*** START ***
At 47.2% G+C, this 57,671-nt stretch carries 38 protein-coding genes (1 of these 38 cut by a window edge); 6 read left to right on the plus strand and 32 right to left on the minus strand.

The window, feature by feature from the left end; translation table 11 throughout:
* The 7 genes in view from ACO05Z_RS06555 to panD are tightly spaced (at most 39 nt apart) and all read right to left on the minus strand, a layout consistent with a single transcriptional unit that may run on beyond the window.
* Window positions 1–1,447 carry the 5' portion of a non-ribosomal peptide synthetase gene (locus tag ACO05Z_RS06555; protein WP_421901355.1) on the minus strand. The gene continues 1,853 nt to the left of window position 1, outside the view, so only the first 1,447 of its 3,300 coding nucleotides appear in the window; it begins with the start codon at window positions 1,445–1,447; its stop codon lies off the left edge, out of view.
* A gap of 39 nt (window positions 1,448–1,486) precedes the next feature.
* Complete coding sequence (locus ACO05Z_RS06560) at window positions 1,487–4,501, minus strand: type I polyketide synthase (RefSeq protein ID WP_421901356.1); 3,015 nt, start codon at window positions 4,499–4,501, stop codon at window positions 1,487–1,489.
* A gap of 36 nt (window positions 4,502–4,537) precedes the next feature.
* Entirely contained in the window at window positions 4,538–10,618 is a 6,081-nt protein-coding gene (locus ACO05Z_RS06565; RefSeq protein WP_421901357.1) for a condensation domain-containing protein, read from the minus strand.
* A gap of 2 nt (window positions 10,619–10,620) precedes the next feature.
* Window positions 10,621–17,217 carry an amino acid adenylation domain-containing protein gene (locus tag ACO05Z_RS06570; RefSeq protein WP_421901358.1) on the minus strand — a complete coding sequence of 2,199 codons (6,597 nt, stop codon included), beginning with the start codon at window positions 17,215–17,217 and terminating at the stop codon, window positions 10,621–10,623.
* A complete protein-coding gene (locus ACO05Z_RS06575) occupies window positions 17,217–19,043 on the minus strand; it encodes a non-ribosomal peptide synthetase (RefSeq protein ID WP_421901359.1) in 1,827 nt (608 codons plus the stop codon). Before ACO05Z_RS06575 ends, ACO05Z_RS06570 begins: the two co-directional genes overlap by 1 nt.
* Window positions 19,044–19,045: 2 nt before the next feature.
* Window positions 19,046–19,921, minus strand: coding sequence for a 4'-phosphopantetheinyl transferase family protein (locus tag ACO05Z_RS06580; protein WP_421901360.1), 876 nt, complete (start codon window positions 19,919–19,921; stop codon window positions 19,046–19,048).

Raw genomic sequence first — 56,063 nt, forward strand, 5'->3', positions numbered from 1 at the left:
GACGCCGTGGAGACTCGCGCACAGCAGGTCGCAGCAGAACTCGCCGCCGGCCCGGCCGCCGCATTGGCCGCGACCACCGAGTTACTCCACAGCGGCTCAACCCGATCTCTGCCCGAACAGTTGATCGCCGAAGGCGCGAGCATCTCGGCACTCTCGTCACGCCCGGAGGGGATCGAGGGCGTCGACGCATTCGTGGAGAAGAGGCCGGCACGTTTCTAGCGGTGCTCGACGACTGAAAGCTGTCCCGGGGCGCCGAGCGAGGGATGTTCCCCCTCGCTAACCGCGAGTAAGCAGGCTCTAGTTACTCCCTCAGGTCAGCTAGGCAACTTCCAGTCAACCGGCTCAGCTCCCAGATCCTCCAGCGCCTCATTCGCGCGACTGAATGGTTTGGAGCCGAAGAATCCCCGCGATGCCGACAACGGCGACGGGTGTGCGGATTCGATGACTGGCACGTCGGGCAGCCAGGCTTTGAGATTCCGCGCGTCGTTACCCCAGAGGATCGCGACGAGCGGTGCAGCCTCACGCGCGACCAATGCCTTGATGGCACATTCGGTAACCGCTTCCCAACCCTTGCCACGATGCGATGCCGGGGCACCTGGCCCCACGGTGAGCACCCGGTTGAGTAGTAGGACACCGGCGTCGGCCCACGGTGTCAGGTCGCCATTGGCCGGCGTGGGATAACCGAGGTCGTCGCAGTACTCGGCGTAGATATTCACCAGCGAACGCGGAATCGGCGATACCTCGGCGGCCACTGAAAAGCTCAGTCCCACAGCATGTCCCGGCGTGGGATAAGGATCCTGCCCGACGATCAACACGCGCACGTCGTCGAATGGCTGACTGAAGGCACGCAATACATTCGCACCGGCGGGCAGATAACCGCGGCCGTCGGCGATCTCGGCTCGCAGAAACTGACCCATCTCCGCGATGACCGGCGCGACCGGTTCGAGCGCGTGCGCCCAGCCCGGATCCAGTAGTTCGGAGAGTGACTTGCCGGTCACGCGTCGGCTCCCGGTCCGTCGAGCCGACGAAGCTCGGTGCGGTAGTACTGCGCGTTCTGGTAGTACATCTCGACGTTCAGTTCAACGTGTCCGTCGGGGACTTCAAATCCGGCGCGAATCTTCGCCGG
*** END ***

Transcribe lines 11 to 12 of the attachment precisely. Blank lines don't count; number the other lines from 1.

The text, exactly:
* A complete protein-coding gene (locus ACO05Z_RS06575) occupies window positions 17,217–19,043 on the minus strand; it encodes a non-ribosomal peptide synthetase (RefSeq protein ID WP_421901359.1) in 1,827 nt (608 codons plus the stop codon). Before ACO05Z_RS06575 ends, ACO05Z_RS06570 begins: the two co-directional genes overlap by 1 nt.
* Window positions 19,044–19,045: 2 nt before the next feature.